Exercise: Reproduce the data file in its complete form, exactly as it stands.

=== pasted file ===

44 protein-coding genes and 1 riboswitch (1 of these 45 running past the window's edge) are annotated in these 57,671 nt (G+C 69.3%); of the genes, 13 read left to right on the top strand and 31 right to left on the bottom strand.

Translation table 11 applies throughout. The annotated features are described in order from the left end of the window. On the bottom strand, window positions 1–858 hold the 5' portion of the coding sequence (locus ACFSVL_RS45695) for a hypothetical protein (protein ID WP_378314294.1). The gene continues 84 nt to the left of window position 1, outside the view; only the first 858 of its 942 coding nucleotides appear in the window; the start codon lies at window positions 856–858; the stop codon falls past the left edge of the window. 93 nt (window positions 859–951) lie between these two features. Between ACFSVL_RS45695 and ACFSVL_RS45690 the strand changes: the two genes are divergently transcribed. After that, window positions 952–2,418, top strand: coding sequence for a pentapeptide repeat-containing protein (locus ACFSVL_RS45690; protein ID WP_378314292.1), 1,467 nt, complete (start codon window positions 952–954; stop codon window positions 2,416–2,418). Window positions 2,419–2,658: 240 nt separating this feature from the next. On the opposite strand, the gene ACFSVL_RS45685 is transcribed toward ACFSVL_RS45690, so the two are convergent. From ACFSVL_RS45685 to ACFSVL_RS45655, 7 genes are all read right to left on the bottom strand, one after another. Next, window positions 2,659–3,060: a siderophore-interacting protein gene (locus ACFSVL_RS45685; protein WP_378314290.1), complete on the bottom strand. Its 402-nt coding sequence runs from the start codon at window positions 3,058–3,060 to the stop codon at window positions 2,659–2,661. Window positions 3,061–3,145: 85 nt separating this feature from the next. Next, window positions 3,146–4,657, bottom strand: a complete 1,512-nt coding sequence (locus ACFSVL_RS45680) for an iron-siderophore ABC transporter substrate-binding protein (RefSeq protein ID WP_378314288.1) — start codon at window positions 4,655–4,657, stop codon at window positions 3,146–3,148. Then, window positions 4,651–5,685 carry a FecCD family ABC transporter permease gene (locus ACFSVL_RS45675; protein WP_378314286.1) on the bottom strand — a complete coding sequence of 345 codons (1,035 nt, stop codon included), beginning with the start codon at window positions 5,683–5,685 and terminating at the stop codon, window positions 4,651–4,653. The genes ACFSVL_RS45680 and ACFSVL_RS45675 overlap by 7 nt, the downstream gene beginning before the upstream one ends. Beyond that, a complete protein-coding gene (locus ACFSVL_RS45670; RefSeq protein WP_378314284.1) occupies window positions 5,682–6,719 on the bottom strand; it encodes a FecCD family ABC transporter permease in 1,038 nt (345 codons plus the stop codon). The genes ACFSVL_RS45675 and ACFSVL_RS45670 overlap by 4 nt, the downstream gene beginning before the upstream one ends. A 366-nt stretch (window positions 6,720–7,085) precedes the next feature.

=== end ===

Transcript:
44 protein-coding genes and 1 riboswitch (1 of these 45 running past the window's edge) are annotated in these 57,671 nt (G+C 69.3%); of the genes, 13 read left to right on the top strand and 31 right to left on the bottom strand.

Translation table 11 applies throughout. The annotated features are described in order from the left end of the window. On the bottom strand, window positions 1–858 hold the 5' portion of the coding sequence (locus ACFSVL_RS45695) for a hypothetical protein (protein ID WP_378314294.1). The gene continues 84 nt to the left of window position 1, outside the view; only the first 858 of its 942 coding nucleotides appear in the window; the start codon lies at window positions 856–858; the stop codon falls past the left edge of the window. 93 nt (window positions 859–951) lie between these two features. Between ACFSVL_RS45695 and ACFSVL_RS45690 the strand changes: the two genes are divergently transcribed. After that, window positions 952–2,418, top strand: coding sequence for a pentapeptide repeat-containing protein (locus ACFSVL_RS45690; protein ID WP_378314292.1), 1,467 nt, complete (start codon window positions 952–954; stop codon window positions 2,416–2,418). Window positions 2,419–2,658: 240 nt separating this feature from the next. On the opposite strand, the gene ACFSVL_RS45685 is transcribed toward ACFSVL_RS45690, so the two are convergent. From ACFSVL_RS45685 to ACFSVL_RS45655, 7 genes are all read right to left on the bottom strand, one after another. Next, window positions 2,659–3,060: a siderophore-interacting protein gene (locus ACFSVL_RS45685; protein WP_378314290.1), complete on the bottom strand. Its 402-nt coding sequence runs from the start codon at window positions 3,058–3,060 to the stop codon at window positions 2,659–2,661. Window positions 3,061–3,145: 85 nt separating this feature from the next. Next, window positions 3,146–4,657, bottom strand: a complete 1,512-nt coding sequence (locus ACFSVL_RS45680) for an iron-siderophore ABC transporter substrate-binding protein (RefSeq protein ID WP_378314288.1) — start codon at window positions 4,655–4,657, stop codon at window positions 3,146–3,148. Then, window positions 4,651–5,685 carry a FecCD family ABC transporter permease gene (locus ACFSVL_RS45675; protein WP_378314286.1) on the bottom strand — a complete coding sequence of 345 codons (1,035 nt, stop codon included), beginning with the start codon at window positions 5,683–5,685 and terminating at the stop codon, window positions 4,651–4,653. The genes ACFSVL_RS45680 and ACFSVL_RS45675 overlap by 7 nt, the downstream gene beginning before the upstream one ends. Beyond that, a complete protein-coding gene (locus ACFSVL_RS45670; RefSeq protein WP_378314284.1) occupies window positions 5,682–6,719 on the bottom strand; it encodes a FecCD family ABC transporter permease in 1,038 nt (345 codons plus the stop codon). The genes ACFSVL_RS45675 and ACFSVL_RS45670 overlap by 4 nt, the downstream gene beginning before the upstream one ends. A 366-nt stretch (window positions 6,720–7,085) precedes the next feature.